Moral Terminological Cheat Sheet:

To help disambiguate terminology, as there is significant overlap of terms and various usages in the literature, I have summarized various moral terminology.

Generally moral discourse uses terms, down and dirty, and I will change as people request for any refinements or corrections:

Meta-ethical- Deals with the nature of morals themselves, what is a moral fact, what is a moral good or permissible as opposed to forbidden or impermissible, how do we acquire knowledge of moral facts, how do we use language to describe morality, etc.

Normative Ethics- Addresses what we should do as moral agents to do “the right thing”, moral rules which we should obey or have a moral duty to obey, and prescribes moral actions.

Moral Cognitivism- Believes moral statements are truth-apt in that they are propositional and express a moral fact which is either True or False. Example: “Stealing is wrong” to a moral cognitivist is either a True or False statement.

Moral Non-cognitivism- Believes moral statements are not truth-apt in that they are not propositional and do not hold moral facts as true nor false. Example: “Stealing is wrong” is more akin to “Don’t steal!” and tells you what should or should not do as a moral imperative. (Moral Prescriptivism), or “Stealing. Boo Stealing!” (Emotivism).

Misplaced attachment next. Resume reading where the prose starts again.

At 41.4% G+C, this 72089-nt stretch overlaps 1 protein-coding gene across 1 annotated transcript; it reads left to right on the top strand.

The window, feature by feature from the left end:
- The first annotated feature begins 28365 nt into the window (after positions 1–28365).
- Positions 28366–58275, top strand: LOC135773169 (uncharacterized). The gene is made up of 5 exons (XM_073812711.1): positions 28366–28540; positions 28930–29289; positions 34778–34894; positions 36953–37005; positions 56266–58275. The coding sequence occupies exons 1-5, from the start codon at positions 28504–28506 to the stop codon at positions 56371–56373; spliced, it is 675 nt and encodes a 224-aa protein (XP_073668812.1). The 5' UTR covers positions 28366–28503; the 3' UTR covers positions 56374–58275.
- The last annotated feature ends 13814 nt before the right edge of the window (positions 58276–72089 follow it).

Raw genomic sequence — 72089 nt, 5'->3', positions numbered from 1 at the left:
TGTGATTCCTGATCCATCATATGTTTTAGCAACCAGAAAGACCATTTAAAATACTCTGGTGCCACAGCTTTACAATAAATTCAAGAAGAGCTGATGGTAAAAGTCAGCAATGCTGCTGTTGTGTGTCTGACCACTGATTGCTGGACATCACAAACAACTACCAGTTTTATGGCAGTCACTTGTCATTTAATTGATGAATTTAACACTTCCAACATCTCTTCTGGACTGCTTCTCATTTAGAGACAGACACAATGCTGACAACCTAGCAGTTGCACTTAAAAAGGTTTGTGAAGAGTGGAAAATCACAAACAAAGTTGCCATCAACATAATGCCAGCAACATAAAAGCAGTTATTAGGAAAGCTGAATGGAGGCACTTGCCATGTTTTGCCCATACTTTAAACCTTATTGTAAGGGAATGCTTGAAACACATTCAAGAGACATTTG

Moral Realism- (Objective morality): Meta-ethical theory that acknowledges moral facts exist in the world, and at least one moral fact can be discovered independent of other minds existing, and is not contingent upon subjectivity of other moral agents. (A moral fact that is true regardless of opinion which we can independently discover on our own).

Moral Anti-realism- Meta-ethical theories, that include moral noncognitivism, that acknowledge moral facts exist in the world, but are true or false not because of some objective fact of the world that exists.

Subjective Morality- (Ethical subjectivism): A type of moral anti-realism that acknowledges moral facts exist, but are contingent upon the attitude of moral agents towards a moral proposition.

Moral Nihilism- (Error theory): A type of moral anti-realism that acknowledges moral facts exist, but are all false due to an instantiation error. (Example: “Stealing is Wrong” is false as there is no property that exists referred to as “wrongness” to instantiate “wrong” in the proposition to make it true, so it is in error and false.)

Moral Fictionalism- A type of moral error theory which allows moral statements to be expressed without assertoric force or ontological commitment. (Example: An actor saying a line of “Unicorns exist!”, or while telling of a story or joke.)

Moral Relativism- (Metaethical moral relativism): Moral judgements are not truth apt, but are contingent upon some non-objective fact of the world. (Example: Moral Cultural Relativism which holds moral facts are not absolute, but are only true or false in relationship or respect to a culture.)

Moral Relativism- (Normative ethical relativism): Moral principles that hold that morally permissible (right) or forbidden (wrong) actions are not universal, nor absolute, but are ethically subjective and prescribed within a specific moral framework.